Oil Industry One of The Largest Methane Emitters Worldwide
The oil/petroleum industry, together with the gas industry, account for a significant 20% of all anthropogenic methane emissions on a global average. In the United States, for instance, natural gas and petroleum systems currently are the cause of 31% of all methane emissions, although there has been a decrease of 16% in total methane emissions in the United States between 1990 and 2015. (Global Methane Initiative 2010; Environmental Protection Agency 2015).
OPEC, the Organization of the Petroleum Exporting Countries (Algeria, Angola, Ecuador, Equatorial Guinea, Gabon, Iran, Iraq, Kuwait, Libya, Nigeria, Qatar, Saudi Arabia, United Arab Emirates, and Venezuela), recently published World Oil Outlook 2040, a comprehensive analytical report on the current developments in the global petroleum industry and its outlooks for the upcoming two decades, up to 2040. OPEC states in World Oil Outlook 2040 the current major changes and extreme volatility within the oil industry, with OECD commercial oil inventories dropping by more than 50% within less than a year, from the beginning of 2017 up to September 2017. OPEC estimates that sustainable market stability within the industry is necessary to avoid long-term negative consequences for all stakeholders and the overall global economy.
Secretary general of OPEC, Mohammad Sanusi Barkindo, states that all 14 OPEC member countries have signed the Paris Agreement, and recognize the need for energy efficiency and the development of cleaner energy technologies. OPEC estimates global energy demand increasing by 35% from 2015 to 2040, with India and China leading the demand. Moreover, regardless of the rapid average annual growth (6.8%) of renewable energy sources (wind, photovoltaic, solar and geothermal energy), the total share of renewable energy source is estimated to be rather low yet by 2040 on a global level. While overall global oil demand is projected to increase, oil demand in OECD countries will drop significantly. Total oil demand will slow down in the long-term with the oil industry being challenged by other sources of energy, such as renewables. OPEC also states that advancements in energy efficiency is known have a central role in emission reduction policies, whereby government policies have a significant impact on the development of energy markets.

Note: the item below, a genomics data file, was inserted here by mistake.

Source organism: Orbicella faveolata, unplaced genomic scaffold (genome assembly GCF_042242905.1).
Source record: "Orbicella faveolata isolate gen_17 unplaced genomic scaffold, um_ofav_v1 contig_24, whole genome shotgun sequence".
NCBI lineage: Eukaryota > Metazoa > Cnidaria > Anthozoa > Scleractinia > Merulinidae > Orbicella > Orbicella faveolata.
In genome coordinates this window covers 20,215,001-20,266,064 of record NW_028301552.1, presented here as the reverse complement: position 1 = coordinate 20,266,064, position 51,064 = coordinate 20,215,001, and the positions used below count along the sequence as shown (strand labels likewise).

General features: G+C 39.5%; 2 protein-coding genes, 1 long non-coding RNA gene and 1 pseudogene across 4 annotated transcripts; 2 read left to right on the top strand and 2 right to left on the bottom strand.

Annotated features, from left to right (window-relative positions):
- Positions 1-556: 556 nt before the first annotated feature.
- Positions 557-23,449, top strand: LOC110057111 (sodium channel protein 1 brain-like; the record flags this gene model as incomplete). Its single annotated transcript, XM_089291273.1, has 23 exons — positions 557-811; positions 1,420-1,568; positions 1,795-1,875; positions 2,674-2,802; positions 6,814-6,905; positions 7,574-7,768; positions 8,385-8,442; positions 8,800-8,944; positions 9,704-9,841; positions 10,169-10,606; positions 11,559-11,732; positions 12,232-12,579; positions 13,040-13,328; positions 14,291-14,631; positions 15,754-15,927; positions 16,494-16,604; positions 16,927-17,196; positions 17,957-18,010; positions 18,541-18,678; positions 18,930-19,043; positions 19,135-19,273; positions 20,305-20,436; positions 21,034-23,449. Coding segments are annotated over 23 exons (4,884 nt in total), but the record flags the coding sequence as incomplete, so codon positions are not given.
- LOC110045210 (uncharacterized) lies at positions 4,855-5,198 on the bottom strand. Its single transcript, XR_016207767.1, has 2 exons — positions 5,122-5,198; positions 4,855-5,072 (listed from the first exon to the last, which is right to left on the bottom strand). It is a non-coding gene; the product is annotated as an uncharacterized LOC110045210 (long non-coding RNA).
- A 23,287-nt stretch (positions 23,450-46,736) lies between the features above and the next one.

The OPEC member countries are identifying energy efficiency and climate change mitigation as a top priority, having signed the Paris Agreement and many of the OPEC member countries investing heavily in renewable energy sources, such as solar and wind. Despite of OPEC´s projections in its World Oil Outlook 2040 for oil accounting for more than half of total energy demand in 2040, estimating that the importance of gas and nuclear will continue to grow regardless of growth in other renewable energy sources such as solar and wind, OPEC identifies a number of uncertainties within the global energy sector, especially in regard to the worldwide oil market. These uncertainties are identified by the OPEC including: pace of technological advancements, including big data, climate change and environmental regulations, policy developments, and economic factors such as costs, fiscal conditions, and speculative financial activities.
Overall, the outlook and future of the worldwide oil industry depends largely upon governmental policies and developments within alternative energy sources, including renewables. Many countries worldwide are investing heavily in renewable energy sources, such as solar and wind energy, having ambitious targets not only to adhere to the Paris Agreement but in fact to take all necessary and possible actions to surpass the average targets of the Paris Agreement. The more efficiently countries are capable of switching over to alternative energy sources, the faster will the demand for petroleum products decrease. This allows for the oil and petroleum industry to continue developing cleaner technologies and investing in improved renewable energy technologies.
Learn more by watching Global Methane Initiative´s video “Methane Mitigation Matters: Oil and Gas Sector”:
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